A personal injury specialist at law firm Furley Page says the Football Association’s recently announced trial ban on heading in matches below under-12 level is a step in the right direction, but warns that rugby is playing catch up.
The FA has been granted approval from the International Football Association Board to introduce a new trial to remove deliberate heading in football matches across under-12 level and below in England from the start of the 2022-23 season.
Neille Ryan, Partner and Head of Personal Injury, said: “Participants in contact sports like rugby and football, especially at elite level, are being increasingly linked with brain functioning diseases such as dementia.
“Having played competitive football at various levels for over 30 years, I honestly can’t recall that the possibility of head trauma or long-term brain functioning consequences were ever mentioned, yet as more and more studies are produced, there is now a much greater awareness of the dangers at every level and understanding of the potential impact of contact sports is developing rapidly.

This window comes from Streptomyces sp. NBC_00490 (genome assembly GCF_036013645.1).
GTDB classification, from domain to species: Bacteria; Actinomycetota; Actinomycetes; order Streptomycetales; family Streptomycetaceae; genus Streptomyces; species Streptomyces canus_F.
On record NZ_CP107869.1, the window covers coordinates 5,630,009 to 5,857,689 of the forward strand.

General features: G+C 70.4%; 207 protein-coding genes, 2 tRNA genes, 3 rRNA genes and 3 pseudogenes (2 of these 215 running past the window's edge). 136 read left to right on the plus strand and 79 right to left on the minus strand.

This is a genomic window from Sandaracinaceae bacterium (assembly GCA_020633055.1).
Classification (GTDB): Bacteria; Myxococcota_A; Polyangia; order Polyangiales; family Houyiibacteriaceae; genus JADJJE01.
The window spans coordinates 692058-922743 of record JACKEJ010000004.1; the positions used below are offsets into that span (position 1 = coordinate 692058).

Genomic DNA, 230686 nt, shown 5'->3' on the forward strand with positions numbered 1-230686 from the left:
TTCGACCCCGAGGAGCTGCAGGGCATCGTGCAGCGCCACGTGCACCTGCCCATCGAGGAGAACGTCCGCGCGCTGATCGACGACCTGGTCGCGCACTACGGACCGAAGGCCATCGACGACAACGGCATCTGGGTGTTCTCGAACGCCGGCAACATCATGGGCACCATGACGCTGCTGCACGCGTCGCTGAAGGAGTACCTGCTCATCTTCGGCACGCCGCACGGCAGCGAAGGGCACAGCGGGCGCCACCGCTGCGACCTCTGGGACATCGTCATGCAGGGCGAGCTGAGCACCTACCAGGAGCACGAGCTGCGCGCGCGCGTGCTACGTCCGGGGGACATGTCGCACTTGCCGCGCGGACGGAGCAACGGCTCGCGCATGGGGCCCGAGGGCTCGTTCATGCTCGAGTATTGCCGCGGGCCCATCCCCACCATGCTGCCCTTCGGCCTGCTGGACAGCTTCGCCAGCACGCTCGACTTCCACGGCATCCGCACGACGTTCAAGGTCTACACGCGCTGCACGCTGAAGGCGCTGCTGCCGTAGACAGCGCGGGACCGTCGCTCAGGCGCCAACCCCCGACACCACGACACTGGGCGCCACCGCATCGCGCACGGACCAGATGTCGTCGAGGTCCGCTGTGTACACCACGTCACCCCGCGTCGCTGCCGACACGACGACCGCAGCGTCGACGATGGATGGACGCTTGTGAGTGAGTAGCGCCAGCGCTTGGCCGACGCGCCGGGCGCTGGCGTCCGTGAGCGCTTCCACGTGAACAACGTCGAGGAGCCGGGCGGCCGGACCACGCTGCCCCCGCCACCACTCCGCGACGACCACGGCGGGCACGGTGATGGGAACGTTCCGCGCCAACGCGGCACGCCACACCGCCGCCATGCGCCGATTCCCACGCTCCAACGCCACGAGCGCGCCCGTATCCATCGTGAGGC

“The significance of protective measures being taken in these sports at junior levels is that the consequences of head trauma won’t be revealed for decades, so steps taken in the early years are intended to be preventative of problems in later life.
“However, it’s significant that rugby’s governing bodies seem to be moving more slowly than in football. A number of ex-rugby union and league players, believed to be approaching 200 in total, are bringing legal actions against rugby’s governing bodies, and it will be interesting to see how these claims are dealt with by the courts.
“Where court proceedings are brought, then history has proven it to be a difficult balancing act for a judge, who needs to weigh the clear health benefits of sporting participation against the host organisation’s duty to weigh the risks, and take appropriate steps, to ensure reasonable care for the health and safety of participants.
“However, what is deemed ‘reasonable’ is changing as guidance issued by sport’s governing bodies is amended, opening the door to the possibility of further claims by individuals who have experienced health problems as a result of their participation in sport.
“While relatively minor sporting injuries are common place and often unavoidable, I do urge anyone who has been diagnosed with a longer-term or serious injury, whether to their head or otherwise, to seek legal advice from a specialist accredited by reputable organisations like The Association of Personal Injury Lawyers and Headway (the brain injury association).”
Neille Ryan is a Fellow and an Accredited Specialist of APIL (the Association of Personal Injury Lawyers) and sits on the solicitors’ panel of Headway.